Real involvement is yet to come

Protects’ emphasis on involving young people must survive the policy’s demise,
writes Martin Hazlehurst.

participation is a key theme in social care these days. People welcomed Quality
Protects’ requirements to involve young people in service planning, the
development of their care packages and to ensure effective mechanisms for
handling complaints.

Independent reviewing officers have been
appointed to safeguard the involvement of looked-after children in their
statutory reviews and there are more children’s rights and advocacy services.
Most departments can point at a consultation event, young people’s panel or
survey of young people’s views to support the change in their approach. The
Department of Health and the Social Services Inspectorate have set up
initiatives such as the annual Teenagers to Work Programme and the recent
involvement of young people in inspections through the Listening and Responding

But, at the risk of upsetting many of my
council colleagues, I think we need to ask whether anything changed as a result
of this and will the commitment survive the impending end of Quality Protects?

Perhaps the seeds of the problem were sown in
Quality Protects itself. The objective of participation did not come with
performance indicators to measure progress. Councils were asked to set their
own. A review of management action plans in 2000 showed the expected activity,
but little evidence of hard outcomes arising from it.

Few social services departments have
addressed the fundamental cultural, structural and anti-discriminatory issues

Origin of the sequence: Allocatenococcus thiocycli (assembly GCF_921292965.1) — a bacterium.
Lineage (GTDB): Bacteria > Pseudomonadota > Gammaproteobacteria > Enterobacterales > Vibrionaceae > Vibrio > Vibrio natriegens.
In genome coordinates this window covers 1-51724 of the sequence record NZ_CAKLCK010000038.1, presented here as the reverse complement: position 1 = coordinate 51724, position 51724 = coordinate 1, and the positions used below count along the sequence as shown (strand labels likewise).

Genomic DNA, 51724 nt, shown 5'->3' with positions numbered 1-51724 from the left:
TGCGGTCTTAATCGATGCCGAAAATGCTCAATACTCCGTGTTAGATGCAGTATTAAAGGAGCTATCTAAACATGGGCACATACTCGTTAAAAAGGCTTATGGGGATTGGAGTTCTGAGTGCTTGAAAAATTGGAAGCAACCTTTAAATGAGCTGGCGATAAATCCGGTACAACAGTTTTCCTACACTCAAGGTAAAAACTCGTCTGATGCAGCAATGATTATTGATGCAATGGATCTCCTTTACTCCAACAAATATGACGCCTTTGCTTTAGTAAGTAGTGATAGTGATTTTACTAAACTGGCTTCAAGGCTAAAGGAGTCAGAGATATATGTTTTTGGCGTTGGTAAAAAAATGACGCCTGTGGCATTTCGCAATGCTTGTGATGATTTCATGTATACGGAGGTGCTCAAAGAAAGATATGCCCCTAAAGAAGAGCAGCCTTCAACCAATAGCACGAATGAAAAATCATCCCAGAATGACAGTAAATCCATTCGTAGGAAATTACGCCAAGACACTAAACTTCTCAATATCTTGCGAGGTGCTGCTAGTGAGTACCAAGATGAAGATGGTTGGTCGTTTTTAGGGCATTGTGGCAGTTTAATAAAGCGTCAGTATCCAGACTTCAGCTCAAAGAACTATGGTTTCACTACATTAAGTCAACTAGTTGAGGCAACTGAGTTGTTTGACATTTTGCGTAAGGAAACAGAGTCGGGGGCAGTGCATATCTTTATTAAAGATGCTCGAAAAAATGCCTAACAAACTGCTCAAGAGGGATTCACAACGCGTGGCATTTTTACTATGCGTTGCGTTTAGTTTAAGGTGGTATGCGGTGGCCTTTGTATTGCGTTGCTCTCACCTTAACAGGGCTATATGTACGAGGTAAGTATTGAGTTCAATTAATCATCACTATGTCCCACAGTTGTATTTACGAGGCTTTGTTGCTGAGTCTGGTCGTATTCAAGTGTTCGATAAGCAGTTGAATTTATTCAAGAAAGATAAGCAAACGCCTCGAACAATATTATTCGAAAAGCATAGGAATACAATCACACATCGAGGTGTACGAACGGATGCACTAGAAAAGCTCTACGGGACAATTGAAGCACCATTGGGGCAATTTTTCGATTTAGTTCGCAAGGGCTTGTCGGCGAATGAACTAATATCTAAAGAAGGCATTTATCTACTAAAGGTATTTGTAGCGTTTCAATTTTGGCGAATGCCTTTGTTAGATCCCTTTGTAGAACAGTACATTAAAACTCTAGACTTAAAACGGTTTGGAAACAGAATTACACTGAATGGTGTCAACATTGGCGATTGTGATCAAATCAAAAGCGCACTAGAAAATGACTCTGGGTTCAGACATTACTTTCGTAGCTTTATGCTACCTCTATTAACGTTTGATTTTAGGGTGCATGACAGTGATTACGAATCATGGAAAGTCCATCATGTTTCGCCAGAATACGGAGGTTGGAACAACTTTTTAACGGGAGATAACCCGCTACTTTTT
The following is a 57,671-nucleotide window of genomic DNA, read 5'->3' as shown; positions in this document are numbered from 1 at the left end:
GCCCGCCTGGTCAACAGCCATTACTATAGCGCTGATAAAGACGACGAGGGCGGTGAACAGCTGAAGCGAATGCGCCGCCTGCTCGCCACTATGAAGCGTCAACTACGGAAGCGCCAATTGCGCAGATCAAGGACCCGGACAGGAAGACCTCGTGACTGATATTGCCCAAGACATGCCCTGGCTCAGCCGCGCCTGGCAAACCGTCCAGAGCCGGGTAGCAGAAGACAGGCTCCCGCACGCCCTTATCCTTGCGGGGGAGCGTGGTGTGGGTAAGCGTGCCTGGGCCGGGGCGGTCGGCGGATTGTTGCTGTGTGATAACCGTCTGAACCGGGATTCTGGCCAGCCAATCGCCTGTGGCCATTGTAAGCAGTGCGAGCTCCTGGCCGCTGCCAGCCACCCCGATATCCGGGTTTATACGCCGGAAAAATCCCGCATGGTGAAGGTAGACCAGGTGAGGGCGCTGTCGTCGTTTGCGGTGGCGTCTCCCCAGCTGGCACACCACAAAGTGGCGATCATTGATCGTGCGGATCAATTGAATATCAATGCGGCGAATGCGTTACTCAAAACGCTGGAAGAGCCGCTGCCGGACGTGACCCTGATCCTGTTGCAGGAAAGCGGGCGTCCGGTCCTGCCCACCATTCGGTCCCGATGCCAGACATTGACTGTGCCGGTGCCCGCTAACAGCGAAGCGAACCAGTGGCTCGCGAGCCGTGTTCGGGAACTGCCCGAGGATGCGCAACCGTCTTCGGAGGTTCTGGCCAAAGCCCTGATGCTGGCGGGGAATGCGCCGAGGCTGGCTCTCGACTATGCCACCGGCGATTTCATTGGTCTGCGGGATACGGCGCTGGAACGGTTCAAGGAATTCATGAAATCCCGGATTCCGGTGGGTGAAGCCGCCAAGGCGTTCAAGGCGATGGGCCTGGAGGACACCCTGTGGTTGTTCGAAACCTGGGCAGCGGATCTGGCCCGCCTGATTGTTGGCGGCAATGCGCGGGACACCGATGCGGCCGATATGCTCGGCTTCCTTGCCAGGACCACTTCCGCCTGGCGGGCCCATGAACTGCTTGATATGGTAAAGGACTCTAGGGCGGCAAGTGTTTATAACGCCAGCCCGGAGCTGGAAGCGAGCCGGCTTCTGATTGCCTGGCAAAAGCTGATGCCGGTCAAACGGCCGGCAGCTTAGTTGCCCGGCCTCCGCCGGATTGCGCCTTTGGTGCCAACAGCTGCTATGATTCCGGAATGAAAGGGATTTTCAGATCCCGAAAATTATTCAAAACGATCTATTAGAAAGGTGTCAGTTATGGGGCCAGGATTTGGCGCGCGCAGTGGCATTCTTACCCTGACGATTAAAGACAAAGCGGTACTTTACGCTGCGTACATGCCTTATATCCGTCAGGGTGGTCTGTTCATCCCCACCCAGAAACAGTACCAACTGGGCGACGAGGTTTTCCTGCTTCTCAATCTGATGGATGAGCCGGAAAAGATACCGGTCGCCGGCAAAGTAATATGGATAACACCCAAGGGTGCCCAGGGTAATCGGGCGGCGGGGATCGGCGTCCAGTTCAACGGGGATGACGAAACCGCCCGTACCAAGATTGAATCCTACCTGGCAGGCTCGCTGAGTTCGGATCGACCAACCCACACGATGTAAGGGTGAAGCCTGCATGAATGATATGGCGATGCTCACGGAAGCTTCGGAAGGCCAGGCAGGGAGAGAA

involved in empowering young people to question what is being done for them.
Too often involvement is concentrated on a few professionalised articulate
young people brought out each time elected members or the SSI want to be
reassured that they do have a say. For the majority of young people the Catch
22 of "I won’t get involved until I believe I am being involved" has
not been confronted.

Social work curriculum and training has yet
to grapple with the issues of sharing power and empowerment. The forthcoming
Integrated Children’s System is in danger of missing the opportunity to engage
more effectively with young people in their care planning and review.

In a couple of years Quality Protects will be
no more. Will what follows provide even the same amount of impetus for
children’s services to change? Can social care complete the move from the why
of participation to the how? Only if we make it happen.

Martin Hazlehurst is the assistant director
of First Key (The National Leaving Care Advisory Service)

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